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Letters to Cyclingnews - January 4, 2004

Here's your chance to get more involved with Cyclingnews. Comments and criticism on current stories, races, coverage and anything cycling related are welcomed, even pictures if you wish. Letters should be brief (less than 300 words), with the sender clearly identified. They may be edited for space and clarity; please stick to one topic per letter. We will normally include your name and place of residence, but not your email address unless you specify in the message.

Each week's best letter gets our 'letter of the week' award. We look for for letters that contain strong, well-presented opinions; humour; useful information or unusual levels of sheer helpfulness.

Please email your correspondence to

Recent letters

Greatest of all time?
Reader Poll - Rider of the Year
Geniuses Feature
Flemish Flags
Adham Sbeih
Mountain Biking and Doping (smoking marijuana)
Tour 2004
Heras: Mission Impossible?
Put me back on my bike


Letter of the week

A signed copy of William Fotheringham's Tom Simpson bio is are on its way to Mark.
Click for larger image

Greatest of all time?

Pantani won his double in a year the Tour was decimated by the Festina scandal. While he beat the competition in front of him - and there's no way to judge this - there's a lot that followed from that year's Tour, not the least being reasonable questions about Pantani's own performance that were made more complex by incidents in the Giro the following year.

I think assessments and comparisons of this type are kind of worthless, because they always seem more about the values of those doing the comparison than anything else. Riders, for their part, are only great (or rather can only be shown to be so) within a context. Armstrong has won the Tour because of strict adherence to particular models of training that produces 'form' in a different rhythms and styles than before. A possible result of that model and its proliferation is that the broader scope of achievement, which happens over a whole racing season, may have disappeared for the riders who choose to develop the skills to excel in Grand Tours.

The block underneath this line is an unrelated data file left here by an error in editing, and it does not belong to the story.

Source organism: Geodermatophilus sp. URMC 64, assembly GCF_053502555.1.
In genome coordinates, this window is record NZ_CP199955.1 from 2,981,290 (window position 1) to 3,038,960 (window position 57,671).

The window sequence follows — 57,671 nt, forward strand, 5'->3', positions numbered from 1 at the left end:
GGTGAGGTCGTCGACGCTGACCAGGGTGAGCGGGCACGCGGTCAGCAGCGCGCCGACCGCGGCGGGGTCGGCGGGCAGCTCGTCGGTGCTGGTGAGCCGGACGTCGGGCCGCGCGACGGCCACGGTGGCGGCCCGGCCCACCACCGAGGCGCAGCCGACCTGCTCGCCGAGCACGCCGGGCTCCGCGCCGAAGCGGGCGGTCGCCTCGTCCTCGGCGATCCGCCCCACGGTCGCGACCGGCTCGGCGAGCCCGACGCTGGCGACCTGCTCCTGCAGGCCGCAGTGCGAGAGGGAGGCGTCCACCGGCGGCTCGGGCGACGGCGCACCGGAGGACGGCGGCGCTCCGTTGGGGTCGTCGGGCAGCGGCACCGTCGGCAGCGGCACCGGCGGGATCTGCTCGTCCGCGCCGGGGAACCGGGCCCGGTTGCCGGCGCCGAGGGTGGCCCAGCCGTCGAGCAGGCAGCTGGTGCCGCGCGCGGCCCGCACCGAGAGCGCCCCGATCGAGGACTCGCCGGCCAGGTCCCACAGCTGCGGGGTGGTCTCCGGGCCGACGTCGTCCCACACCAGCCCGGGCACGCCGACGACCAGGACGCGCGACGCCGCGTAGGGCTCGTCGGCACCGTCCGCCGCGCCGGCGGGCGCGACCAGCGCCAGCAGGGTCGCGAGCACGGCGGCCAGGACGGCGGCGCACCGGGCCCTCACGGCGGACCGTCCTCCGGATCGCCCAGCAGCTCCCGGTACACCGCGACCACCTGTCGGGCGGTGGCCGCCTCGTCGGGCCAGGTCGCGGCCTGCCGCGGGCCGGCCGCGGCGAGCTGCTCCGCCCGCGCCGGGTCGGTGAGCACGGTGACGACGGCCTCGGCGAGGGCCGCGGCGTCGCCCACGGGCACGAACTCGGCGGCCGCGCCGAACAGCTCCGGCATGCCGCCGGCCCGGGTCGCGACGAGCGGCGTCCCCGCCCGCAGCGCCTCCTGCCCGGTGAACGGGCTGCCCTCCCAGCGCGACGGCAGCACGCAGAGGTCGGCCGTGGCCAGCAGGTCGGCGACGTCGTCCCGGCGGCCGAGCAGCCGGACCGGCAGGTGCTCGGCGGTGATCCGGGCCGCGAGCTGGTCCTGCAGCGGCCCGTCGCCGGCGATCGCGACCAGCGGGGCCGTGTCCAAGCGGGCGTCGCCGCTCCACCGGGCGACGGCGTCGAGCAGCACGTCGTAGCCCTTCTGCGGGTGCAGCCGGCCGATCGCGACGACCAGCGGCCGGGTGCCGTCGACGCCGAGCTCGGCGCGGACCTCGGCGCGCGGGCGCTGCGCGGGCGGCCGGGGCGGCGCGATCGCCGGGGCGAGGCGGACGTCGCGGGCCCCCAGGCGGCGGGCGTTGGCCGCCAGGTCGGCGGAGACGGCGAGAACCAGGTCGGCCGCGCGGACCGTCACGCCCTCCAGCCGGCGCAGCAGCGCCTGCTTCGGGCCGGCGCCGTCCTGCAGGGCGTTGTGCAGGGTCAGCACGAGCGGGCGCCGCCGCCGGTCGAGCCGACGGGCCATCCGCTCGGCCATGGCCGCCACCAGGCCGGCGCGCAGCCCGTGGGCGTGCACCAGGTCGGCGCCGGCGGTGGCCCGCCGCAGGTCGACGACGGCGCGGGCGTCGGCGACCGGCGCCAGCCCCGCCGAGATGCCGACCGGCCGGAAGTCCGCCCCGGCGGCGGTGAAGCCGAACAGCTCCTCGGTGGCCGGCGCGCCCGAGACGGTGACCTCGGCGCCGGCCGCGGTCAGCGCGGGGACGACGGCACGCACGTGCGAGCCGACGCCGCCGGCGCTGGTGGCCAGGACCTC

The stress of winning those events in the present day seems to make different demands on athletic physiology than what is required of those who win all year. The people who tend to do that - sprinters, usually - train for an entirely different result. That's not just about 'performing well', it's about specialization, and the requirements and costs of winning, and how they differ from those of riding well, or competing with consistency.

Specialists make choices about when they will win, or seek to, and contemporary training methods support those kinds of choices. That's an artefact of contemporary cycling, as are particular styles of riding and teamwork, styles that didn't exist in the past, or took different forms.

I'm with everyone who salutes Merckx's achievements and I wish I'd been part of cycling in that day. But an opinion like "Merckx is better than Indurain or Armstrong or Museeuw or …” seems more about a preference for the way cycling was done in those days, such that it could produce a Merckx as a kind of ultimate expression of its values. That's a different kind of possibility of greatness than what exists today, and maybe the best thing to do is to appreciate the way greatness is manifest in today's sport (or not) rather than trying to measure individuals from different eras against each other.

Comparing the differences in eras may not give fans a Grand Canon of Cycling with its Angelic Hierarchies All in Order, but it might help them understand more about the way their sport is evolving.

Mark Jenkins
Monday, December 29, 2003

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Greatest of all time? #2